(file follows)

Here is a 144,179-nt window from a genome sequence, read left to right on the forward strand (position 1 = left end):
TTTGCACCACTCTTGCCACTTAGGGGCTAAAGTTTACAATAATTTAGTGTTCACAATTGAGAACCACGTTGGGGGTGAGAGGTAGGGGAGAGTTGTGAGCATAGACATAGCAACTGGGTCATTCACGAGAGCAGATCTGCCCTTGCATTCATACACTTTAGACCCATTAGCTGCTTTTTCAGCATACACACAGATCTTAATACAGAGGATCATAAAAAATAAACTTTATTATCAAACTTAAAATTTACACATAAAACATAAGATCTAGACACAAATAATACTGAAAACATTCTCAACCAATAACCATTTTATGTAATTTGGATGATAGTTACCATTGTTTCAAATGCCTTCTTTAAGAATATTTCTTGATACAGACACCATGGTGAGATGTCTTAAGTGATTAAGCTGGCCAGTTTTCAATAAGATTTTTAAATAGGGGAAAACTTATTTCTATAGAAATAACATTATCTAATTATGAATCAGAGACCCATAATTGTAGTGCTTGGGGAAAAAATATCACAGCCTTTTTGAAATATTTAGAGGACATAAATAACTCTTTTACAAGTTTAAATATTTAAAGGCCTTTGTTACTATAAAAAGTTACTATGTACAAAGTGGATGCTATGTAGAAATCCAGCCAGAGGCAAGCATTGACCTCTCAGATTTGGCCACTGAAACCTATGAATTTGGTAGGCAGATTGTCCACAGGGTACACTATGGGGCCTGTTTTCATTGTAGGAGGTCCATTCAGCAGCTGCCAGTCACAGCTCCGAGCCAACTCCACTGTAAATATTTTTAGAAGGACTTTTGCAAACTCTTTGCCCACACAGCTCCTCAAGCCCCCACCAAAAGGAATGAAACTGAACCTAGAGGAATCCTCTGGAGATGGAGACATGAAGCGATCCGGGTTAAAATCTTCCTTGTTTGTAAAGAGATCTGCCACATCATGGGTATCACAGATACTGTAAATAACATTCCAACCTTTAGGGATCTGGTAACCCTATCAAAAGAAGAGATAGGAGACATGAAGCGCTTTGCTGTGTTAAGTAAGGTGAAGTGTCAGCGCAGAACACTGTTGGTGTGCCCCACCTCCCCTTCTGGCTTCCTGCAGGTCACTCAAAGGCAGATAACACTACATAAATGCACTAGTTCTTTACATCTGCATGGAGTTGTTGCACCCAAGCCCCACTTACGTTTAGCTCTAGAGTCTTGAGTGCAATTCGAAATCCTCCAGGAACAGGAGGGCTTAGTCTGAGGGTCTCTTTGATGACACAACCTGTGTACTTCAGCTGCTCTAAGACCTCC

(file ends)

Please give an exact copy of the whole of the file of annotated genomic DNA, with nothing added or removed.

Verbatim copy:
Here is a 144,179-nt window from a genome sequence, read left to right on the forward strand (position 1 = left end):
TTTGCACCACTCTTGCCACTTAGGGGCTAAAGTTTACAATAATTTAGTGTTCACAATTGAGAACCACGTTGGGGGTGAGAGGTAGGGGAGAGTTGTGAGCATAGACATAGCAACTGGGTCATTCACGAGAGCAGATCTGCCCTTGCATTCATACACTTTAGACCCATTAGCTGCTTTTTCAGCATACACACAGATCTTAATACAGAGGATCATAAAAAATAAACTTTATTATCAAACTTAAAATTTACACATAAAACATAAGATCTAGACACAAATAATACTGAAAACATTCTCAACCAATAACCATTTTATGTAATTTGGATGATAGTTACCATTGTTTCAAATGCCTTCTTTAAGAATATTTCTTGATACAGACACCATGGTGAGATGTCTTAAGTGATTAAGCTGGCCAGTTTTCAATAAGATTTTTAAATAGGGGAAAACTTATTTCTATAGAAATAACATTATCTAATTATGAATCAGAGACCCATAATTGTAGTGCTTGGGGAAAAAATATCACAGCCTTTTTGAAATATTTAGAGGACATAAATAACTCTTTTACAAGTTTAAATATTTAAAGGCCTTTGTTACTATAAAAAGTTACTATGTACAAAGTGGATGCTATGTAGAAATCCAGCCAGAGGCAAGCATTGACCTCTCAGATTTGGCCACTGAAACCTATGAATTTGGTAGGCAGATTGTCCACAGGGTACACTATGGGGCCTGTTTTCATTGTAGGAGGTCCATTCAGCAGCTGCCAGTCACAGCTCCGAGCCAACTCCACTGTAAATATTTTTAGAAGGACTTTTGCAAACTCTTTGCCCACACAGCTCCTCAAGCCCCCACCAAAAGGAATGAAACTGAACCTAGAGGAATCCTCTGGAGATGGAGACATGAAGCGATCCGGGTTAAAATCTTCCTTGTTTGTAAAGAGATCTGCCACATCATGGGTATCACAGATACTGTAAATAACATTCCAACCTTTAGGGATCTGGTAACCCTATCAAAAGAAGAGATAGGAGACATGAAGCGCTTTGCTGTGTTAAGTAAGGTGAAGTGTCAGCGCAGAACACTGTTGGTGTGCCCCACCTCCCCTTCTGGCTTCCTGCAGGTCACTCAAAGGCAGATAACACTACATAAATGCACTAGTTCTTTACATCTGCATGGAGTTGTTGCACCCAAGCCCCACTTACGTTTAGCTCTAGAGTCTTGAGTGCAATTCGAAATCCTCCAGGAACAGGAGGGCTTAGTCTGAGGGTCTCTTTGATGACACAACCTGTGTACTTCAGCTGCTCTAAGACCTCC